Next stop, Florida swamps: Two women qualify for final phase of Ranger School
The two soldiers, both of whom are West Point graduates, are within 17 days of becoming the first women ever to earn a Ranger tab.
Anna Mulrine/The Christian Science Monitor
Two Army soldiers are still in the running to become the first women ever to earn a Ranger tab.
On Friday, the Army announced that these women, along with 125 men, successfully passed the second phase of Ranger school – the mountain phase – in the north Georgia mountains.
Coming into the mountain phase, three of the 19 women who originally began Ranger School back in April were still at Ranger School. One of these women and 60 men will now be offered the opportunity to recycle, or repeat, the mountain phase of the training.
For the rest of the students, their next stop, starting Sunday, will be Camp Rudder at Eglin Air Force Base in Florida, where they will begin jungle training, the final step in their efforts to earn a Ranger tab.
The soldiers are part of a pilot program this year to allow women to participate in Ranger School. Army Chief of Staff Gen. Ray Odierno has said that he expects the pilot program to be extended for at least a couple more rounds of Ranger School. The move is another step toward erasing historic discrepancies within the military that have contributed to a perception that women were second-class soldiers, advocates of the change say. If they pass, the women would not serve as Rangers, but would instead earn the tab, which could offer them additional credibility with fellow soldiers.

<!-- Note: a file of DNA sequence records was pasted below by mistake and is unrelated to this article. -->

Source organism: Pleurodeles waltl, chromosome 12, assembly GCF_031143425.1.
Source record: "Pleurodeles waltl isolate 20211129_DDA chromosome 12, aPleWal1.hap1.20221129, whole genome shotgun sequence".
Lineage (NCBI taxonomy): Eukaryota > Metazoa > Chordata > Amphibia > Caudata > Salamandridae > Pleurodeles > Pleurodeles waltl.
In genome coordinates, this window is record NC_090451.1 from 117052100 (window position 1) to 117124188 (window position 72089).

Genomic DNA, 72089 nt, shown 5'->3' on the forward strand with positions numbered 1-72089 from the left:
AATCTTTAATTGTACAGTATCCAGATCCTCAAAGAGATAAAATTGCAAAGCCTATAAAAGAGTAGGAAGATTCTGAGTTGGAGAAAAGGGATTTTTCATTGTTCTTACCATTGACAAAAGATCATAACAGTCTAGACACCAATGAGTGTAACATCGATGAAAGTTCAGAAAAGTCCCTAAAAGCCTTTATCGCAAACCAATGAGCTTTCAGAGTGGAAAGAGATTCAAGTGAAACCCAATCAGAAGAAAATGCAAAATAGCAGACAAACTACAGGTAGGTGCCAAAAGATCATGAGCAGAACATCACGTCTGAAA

All of these students have demonstrated “grit, refusal to quit, tactical competence, and perhaps most importantly, teamwork while under extreme individual conditions,” said Maj. Gen. Scott Miller, commander of the Army’s Maneuver Center of Excellence at Fort Benning, Ga.
The Ranger students, including the three women – all West Point graduates – began the mountain phase of their training near Dahlonega, Ga., on July 11.
The swamp training, as with all phases of Ranger School, is intense. In February 1995, four soldiers died during swamp training, due to “severely lowered body temperatures” after conducting military exercises, including building rope bridges, in chest-deep water for an extended period of time. Four others, suffering from hypothermia, were sent to the hospital. Though this is unlikely to be a problem in the summer, the swamp phase will test the Ranger students in a number of ways.
It will include 17 days of “extended platoon level operations” in the “costal swamp environment” near Valparaiso, Fla. During this time, there will be two jumps for those soldiers who are airborne-qualified. The training also will feature four days of “waterborne operations,” including small boat movements and stream crossings, as well as 10 days of field training with student-led patrols. All of this training is meant to simulate warfighting in the jungle.
At this point, the students are two-thirds of the way done with Ranger School, notes Col. David Fivecoat, commander of the Airborne and Ranger Training Brigade at Fort Benning.
“I was very impressed with the students’ toughness at leading platoon-sized patrols in the North Georgia Mountains during this extremely hot summer,” he said in a statement issued by the Ranger School. “The coastal swamps of Florida will continue to test the students,” he added. “Only the best will be successful and earn the Ranger Tab.”